C# Break Statement

C# break statement is always used to terminate the current control flow of loop statements or switch statement and start running the code just follows the terminated statement. For the example of break statement running in a switch statement, you can check C# switch for details.

Diagram:

C# break statement diagram

  • The above is the break statement diagram which describes what happened when we run a break statement.
  • The loop keeps running the statements as usual until meeting a break statement.
  • break statement makes the control deliver to the next statement following the loop end.

Example 01-35-01

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using System;

namespace ForLoop1
{
    class Program
    {
        static void Main(string[] args)
        {
            const int MaxRun = 10;

            for(int i=0; i < MaxRun; i++){
                if( i > 5 ){
                    break;
                }
                Console.Write("{0} ", i);
            }
            Console.WriteLine();

            int j = 0;
            while( j < MaxRun ){
                if( j > 5 ){
                    break;
                }
                Console.Write("{0} ", j);
                j++;
            }
            Console.WriteLine();

            Console.Read();
        }
    }
}

Output

0 1 2 3 4 5 
0 1 2 3 4 5 
  • Line 11-16: This is a For loop statement which is planned to loop 10 times.
  • Line 12-14: This is a If statement. If i > 5, break statement will be run.
  • Line 15: Output from 0 to 5. When i = 6, the condition i>5 returns true then run break statement.
  • Line 17: Output a new line. The control goes here after break.
  • Line 20-26: This is a while statement. It is the same as the previous one. When i=6, we'll run the break statement.
  • Line 27: Output a new line.

Diagram:

C# Break Statement in a Nested Loops

  • There are 2 loops in the above diagram. One is called outer loop and the other is called inner loop.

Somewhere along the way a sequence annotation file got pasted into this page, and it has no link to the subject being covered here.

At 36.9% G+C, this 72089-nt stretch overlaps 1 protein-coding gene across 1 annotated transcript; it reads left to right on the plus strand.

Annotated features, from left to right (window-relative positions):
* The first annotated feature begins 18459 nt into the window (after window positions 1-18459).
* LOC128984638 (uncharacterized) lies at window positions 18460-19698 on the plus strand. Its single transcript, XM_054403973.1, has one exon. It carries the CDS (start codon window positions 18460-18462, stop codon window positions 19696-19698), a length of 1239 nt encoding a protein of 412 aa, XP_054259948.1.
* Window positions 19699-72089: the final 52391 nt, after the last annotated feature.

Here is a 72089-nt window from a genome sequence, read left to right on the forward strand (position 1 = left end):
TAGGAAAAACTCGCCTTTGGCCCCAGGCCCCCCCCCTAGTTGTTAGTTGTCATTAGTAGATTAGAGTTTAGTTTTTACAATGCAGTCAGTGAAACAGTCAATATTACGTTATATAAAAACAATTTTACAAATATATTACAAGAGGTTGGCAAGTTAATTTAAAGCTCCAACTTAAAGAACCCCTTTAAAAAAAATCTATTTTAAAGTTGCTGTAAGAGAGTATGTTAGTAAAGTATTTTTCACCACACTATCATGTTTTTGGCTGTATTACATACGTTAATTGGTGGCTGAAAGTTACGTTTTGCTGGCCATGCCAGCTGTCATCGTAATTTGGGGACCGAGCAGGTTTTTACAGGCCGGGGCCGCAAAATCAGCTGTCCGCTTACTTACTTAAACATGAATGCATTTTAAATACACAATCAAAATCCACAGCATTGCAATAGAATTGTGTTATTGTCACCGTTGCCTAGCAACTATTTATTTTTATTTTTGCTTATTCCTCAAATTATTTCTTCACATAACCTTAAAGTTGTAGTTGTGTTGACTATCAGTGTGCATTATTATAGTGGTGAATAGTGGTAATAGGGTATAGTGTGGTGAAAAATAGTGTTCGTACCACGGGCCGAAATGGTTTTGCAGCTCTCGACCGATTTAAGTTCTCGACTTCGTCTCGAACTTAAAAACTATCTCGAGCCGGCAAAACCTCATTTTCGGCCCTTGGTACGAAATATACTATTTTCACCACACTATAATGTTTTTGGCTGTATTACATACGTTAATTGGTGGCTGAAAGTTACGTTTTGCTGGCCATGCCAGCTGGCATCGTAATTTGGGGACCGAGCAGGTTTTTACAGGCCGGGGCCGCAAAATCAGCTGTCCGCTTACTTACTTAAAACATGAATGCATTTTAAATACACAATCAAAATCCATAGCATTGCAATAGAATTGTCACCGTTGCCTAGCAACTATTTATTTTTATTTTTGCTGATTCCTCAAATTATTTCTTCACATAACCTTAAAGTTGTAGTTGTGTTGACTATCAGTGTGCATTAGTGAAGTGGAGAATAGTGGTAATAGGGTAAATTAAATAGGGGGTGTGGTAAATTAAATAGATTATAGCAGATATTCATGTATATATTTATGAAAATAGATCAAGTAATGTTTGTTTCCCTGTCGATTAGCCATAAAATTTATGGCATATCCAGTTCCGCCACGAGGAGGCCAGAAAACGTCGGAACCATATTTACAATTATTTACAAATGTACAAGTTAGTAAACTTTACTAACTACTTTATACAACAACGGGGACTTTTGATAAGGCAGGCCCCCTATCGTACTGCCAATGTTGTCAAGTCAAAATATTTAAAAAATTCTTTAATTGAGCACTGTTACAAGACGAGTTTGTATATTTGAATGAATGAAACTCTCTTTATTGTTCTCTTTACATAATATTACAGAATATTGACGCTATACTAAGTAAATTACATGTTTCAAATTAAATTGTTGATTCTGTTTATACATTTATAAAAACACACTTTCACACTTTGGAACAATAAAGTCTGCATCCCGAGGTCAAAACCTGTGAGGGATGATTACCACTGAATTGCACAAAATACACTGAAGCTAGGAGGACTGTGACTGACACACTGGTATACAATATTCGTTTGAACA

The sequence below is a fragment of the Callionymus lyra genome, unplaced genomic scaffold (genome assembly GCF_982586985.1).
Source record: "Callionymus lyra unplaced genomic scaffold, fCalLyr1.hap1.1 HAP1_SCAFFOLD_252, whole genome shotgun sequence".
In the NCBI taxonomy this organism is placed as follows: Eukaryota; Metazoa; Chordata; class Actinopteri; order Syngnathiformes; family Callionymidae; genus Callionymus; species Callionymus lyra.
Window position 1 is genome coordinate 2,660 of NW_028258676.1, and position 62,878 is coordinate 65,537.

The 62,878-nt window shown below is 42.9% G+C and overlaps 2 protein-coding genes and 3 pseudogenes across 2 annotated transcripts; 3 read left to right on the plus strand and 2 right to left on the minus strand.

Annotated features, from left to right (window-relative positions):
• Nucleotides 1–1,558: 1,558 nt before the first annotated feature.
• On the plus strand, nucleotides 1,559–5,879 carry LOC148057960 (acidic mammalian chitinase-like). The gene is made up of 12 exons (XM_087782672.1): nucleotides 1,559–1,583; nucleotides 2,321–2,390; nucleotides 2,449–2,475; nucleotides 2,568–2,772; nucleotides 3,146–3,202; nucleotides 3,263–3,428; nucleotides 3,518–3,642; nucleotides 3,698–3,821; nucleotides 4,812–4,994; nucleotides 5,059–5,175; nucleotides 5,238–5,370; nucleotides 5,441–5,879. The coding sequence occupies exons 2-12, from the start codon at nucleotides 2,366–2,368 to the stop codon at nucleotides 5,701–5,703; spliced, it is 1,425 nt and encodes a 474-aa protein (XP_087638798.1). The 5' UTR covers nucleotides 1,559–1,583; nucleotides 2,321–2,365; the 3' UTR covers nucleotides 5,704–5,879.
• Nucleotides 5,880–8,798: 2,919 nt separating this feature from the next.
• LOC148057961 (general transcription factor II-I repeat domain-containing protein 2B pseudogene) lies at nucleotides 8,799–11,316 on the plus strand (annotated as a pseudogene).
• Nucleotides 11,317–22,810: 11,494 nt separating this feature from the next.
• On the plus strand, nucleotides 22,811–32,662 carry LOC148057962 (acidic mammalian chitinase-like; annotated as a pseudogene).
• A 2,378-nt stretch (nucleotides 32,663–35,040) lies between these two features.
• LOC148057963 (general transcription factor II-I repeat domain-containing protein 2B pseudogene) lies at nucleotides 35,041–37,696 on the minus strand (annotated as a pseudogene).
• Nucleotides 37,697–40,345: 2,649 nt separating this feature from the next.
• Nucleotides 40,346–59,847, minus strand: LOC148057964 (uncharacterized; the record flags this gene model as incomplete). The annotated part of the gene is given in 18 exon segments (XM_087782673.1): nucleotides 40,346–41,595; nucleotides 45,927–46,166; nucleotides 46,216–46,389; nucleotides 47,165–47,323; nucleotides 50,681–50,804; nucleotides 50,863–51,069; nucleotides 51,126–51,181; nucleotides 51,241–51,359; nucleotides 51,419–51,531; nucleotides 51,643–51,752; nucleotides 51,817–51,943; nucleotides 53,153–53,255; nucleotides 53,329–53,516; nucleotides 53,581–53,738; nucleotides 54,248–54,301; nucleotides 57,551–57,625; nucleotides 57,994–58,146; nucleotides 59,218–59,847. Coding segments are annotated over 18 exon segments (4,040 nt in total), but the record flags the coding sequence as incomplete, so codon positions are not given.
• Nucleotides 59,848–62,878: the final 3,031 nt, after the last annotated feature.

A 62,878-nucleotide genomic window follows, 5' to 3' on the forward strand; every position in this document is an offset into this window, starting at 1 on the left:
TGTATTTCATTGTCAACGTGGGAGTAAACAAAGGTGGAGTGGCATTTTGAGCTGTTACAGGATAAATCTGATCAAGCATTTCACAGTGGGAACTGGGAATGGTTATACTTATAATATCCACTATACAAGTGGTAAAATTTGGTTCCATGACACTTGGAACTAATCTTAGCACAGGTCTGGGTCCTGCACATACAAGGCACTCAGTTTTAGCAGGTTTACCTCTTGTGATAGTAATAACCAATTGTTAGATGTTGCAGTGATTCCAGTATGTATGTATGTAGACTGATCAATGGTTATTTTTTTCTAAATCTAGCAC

• The break statement in green is in the inner loop and after it runs, the control will go to the Next Statement in green.
  • In the outer loop, there is another break statement in red. After it runs, the control will go to the Next Statement in red.

Example 01-35-02

We know a prime number is a natural number which is greater than 1 and has no positive divisors except 1 and itself. The following example will try to find the biggest prime number under 1000.

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using System;

namespace ForLoop2
{
    class Program
    {
        static void Main(string[] args)
        {
            const int Max = 1000;

            int i = Max - 1;
            while(i > 1){
                int j, m = i/2;
                for( j = 3; j <= m; j += 2 ){
                    if( i % j == 0 ){
                        break;
                    }
                }
                if( j > m ){
                    Console.WriteLine("The prime is {0}.", i);
                    break;
                }
                i -= 2;
            }

            Console.Read();
        }
    }
}

Output

The prime is 997.
  • Line 9: Declare an int constant Max = 1000.
  • Line 11: The prime number check starts 999.
  • Line 12-24: Outer loop to check each number from 999 and greater than 1.
  • Line 13: Declare 2 int variables. m stands for the maximum divisor which should no more than i/2.
  • Line 14-18: Inner loop. We'll try to find a divisor from 3 to m. Because i is an odd number, the divisor cannot be an even number. Each loop, j increments by 2.
  • Line 15-17: The condition returning true means i is not a prime so we use break statement to jump out the inner loop then get the next number to check.
  • Line 19: j > m means we cannot find a divisor in the inner loop, i.e. the inner loop was over normally because j <= m returns false. In this case, the prime number is found.
  • Line 20: Output the prime number.
  • Line 21: break to get out of the outer loop to run the statement in line 26.
  • Line 23: Otherwise (j<=m) we will get the next candidate number to start a new cycle.